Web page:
Republican gubernatorial candidate Bruce Rauner on Wednesday accused Gov. Pat Quinn of having “engaged in significant corruption and patronage” after his administration acknowledged turning over records to a Cook County grand jury investigating his 2010 anti-violence grant program.
Rauner, who also continued his assault on Quinn for a separate state hiring probe at the Illinois Department of Transportation, had the governor on the defensive all day with a potentially potent issue that threatens to severely undermine the Chicago Democrat’s efforts to portray himself as a reformer and ethics champion.
The Chicago Sun-Times reported Tuesday that Cook County State’s Attorney Anita Alvarez has opened a criminal investigation into Quinn’s now-disbanded, $54.5 million Neighborhood Recovery Initiative, a massive, election-year grant program that faced a scathing state audit in February and that has been the subject of a series of Sun-Times reports.
The Cook County subpoena was issued to the Illinois Department of Commerce and Economic Opportunity on March 19 and sought records tied to the Neighborhood Recovery Initiative — including those for the Chicago Area Project, a program tied to the husband of Cook County Circuit Court Clerk Dorothy Brown.
“The news this week that Gov. Pat Quinn is being investigated by Anita Alvarez for criminal investigation of corruption in his Neighborhood Recovery Initiative, his anti-violence program, and the news the inspector general is investigating corruption and patronage in the Department of Transportation just highlights how broken our culture is in Springfield and how our current governor, Pat Quinn, just like his predecessor, Rod Blagojevich, has engaged in significant corruption and patronage,” Rauner told reporters in Springfield.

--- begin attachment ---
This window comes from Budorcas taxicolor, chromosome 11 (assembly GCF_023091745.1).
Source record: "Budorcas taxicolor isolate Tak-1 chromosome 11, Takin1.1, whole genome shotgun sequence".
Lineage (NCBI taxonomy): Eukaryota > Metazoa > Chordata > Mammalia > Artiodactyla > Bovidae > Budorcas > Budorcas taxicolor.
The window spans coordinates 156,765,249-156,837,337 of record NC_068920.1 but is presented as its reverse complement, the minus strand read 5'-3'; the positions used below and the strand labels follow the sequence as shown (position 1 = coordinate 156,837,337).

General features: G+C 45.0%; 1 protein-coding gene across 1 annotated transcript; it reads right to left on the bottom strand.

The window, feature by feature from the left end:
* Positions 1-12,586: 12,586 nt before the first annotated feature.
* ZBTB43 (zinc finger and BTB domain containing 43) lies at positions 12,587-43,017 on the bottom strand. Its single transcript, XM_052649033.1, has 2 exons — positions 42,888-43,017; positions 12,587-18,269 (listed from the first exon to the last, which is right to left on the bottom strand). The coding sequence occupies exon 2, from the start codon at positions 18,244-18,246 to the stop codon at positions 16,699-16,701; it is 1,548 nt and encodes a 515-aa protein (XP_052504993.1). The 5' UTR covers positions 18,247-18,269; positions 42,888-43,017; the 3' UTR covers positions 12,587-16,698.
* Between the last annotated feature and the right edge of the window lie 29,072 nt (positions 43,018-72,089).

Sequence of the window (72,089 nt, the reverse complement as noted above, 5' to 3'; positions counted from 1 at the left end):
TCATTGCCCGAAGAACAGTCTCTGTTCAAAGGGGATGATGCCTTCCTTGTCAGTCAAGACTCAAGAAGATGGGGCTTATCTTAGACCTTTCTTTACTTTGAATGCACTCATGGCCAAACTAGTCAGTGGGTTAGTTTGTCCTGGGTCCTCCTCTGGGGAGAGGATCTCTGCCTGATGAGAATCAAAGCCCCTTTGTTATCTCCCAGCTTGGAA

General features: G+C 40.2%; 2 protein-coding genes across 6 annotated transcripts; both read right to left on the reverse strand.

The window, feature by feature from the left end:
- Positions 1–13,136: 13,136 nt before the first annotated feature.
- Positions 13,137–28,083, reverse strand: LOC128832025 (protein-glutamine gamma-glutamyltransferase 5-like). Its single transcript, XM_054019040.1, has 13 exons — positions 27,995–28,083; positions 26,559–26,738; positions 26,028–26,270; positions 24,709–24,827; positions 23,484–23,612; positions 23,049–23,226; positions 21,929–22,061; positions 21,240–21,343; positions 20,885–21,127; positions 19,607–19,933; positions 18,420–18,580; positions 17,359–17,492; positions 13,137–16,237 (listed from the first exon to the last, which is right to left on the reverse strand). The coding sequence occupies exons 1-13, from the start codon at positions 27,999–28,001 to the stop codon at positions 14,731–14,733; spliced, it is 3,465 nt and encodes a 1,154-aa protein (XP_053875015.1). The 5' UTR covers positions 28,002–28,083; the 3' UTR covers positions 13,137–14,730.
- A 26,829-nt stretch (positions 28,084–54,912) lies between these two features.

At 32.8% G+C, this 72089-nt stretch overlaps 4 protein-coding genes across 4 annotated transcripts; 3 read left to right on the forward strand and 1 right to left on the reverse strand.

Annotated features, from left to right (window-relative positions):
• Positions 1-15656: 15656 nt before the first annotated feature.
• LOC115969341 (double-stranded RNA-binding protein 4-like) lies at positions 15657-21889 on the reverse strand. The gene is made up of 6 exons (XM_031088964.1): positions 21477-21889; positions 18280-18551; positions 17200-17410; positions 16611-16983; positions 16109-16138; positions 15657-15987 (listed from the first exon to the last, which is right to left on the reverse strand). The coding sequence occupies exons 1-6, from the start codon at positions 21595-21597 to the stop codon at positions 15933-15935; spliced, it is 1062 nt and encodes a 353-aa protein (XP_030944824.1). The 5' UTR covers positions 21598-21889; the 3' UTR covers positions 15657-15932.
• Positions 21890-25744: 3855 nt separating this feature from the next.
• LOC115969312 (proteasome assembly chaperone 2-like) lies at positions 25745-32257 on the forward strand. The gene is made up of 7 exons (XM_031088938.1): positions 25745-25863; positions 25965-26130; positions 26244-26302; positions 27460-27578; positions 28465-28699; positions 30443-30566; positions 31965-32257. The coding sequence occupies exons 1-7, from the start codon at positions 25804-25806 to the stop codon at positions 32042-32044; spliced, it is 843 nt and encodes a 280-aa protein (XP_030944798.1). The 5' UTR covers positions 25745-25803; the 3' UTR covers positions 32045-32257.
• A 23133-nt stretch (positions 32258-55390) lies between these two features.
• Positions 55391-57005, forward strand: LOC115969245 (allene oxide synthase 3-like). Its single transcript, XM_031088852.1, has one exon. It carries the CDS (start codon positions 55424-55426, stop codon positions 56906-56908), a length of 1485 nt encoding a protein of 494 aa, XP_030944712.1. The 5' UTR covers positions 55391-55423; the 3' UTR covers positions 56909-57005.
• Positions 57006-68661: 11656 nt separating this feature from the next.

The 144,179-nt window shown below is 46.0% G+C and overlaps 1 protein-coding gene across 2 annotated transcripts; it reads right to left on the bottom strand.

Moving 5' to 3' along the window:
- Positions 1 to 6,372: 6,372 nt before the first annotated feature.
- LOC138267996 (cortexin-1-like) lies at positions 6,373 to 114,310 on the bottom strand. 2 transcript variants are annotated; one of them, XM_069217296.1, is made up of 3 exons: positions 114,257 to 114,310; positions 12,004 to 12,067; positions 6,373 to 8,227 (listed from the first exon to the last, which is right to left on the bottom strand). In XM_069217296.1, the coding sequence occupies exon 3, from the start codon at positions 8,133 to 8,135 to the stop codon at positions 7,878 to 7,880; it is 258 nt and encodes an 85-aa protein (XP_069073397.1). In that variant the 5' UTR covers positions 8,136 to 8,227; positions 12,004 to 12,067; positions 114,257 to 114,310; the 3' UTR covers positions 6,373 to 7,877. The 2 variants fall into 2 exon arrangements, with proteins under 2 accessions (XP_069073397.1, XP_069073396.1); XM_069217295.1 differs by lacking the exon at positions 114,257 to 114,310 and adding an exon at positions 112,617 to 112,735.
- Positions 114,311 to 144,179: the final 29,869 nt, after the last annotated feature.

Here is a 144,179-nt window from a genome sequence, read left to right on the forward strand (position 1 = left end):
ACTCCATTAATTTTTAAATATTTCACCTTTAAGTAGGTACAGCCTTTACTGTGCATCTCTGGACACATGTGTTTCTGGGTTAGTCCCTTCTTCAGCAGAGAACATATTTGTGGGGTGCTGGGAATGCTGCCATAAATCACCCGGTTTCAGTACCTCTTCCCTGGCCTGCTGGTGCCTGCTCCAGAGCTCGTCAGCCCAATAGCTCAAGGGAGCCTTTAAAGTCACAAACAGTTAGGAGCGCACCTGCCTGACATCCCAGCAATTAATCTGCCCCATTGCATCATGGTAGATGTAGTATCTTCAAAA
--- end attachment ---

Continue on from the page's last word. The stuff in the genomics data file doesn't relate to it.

“We have career politicians who are fundamentally corrupt and engaging in patronage cronyism and failing the people of our state, and we’ve got to dramatically change that culture,” Rauner said.
Quinn’s campaign charged back, raising Rauner’s ownership of “hundreds of nursing homes across the country and saw the opportunity to make a buck by slashing the care of residents,” in a statement on Wednesday. The alleged practices were the subject of TV attack ads against Rauner in the Republican primary.
Alvarez’s subpoena is the first evidence that a law-enforcement agency is actively investigating Quinn’s tainted anti-violence program.
Brown acknowledged little on Wednesday when the Sun-Times posed a series of questions.
When asked if she or her husband had been asked to turn over information to law-enforcement authorities and whether she cooperated with authorities, Brown responded, through a spokeswoman: “These questions are not related to the Office of the Clerk of the Circuit Court.”
Brown acknowledged that her husband, Benton Cook III, worked for the Chicago Area Project and referenced a letter to the editor to the Sun-Times in which he “relates how he obtained the job after he was asked to apply for it by one of CAP’s directors.”
When asked about the Chicago Area Project, which is under scrutiny, Brown said through a spokeswoman: “Clerk Brown believes that neither she nor her husband were involved in any wrongdoing.”
Last month, Auditor General William Holland agreed to a Republican request to turn over his files from a February audit of the Neighborhood Recovery Initiative to federal prosecutors in Springfield.
In early March, the Sun-Times reported about grant funds that paid two South Side gang members to distribute anti-violence pamphlets, but the pair allegedly broke into a home in Grand Crossing, a shooting ensued, and one of the gang members is dead and the other faces a murder charge.
In a follow-up, the Sun-Times reported that Brown’s husband pocketed $146,401 in salary and benefits — paid through Neighborhood Recovery Initiative funds — to oversee which groups in West Garfield Park received $2.1 million in anti-violence funds from the state.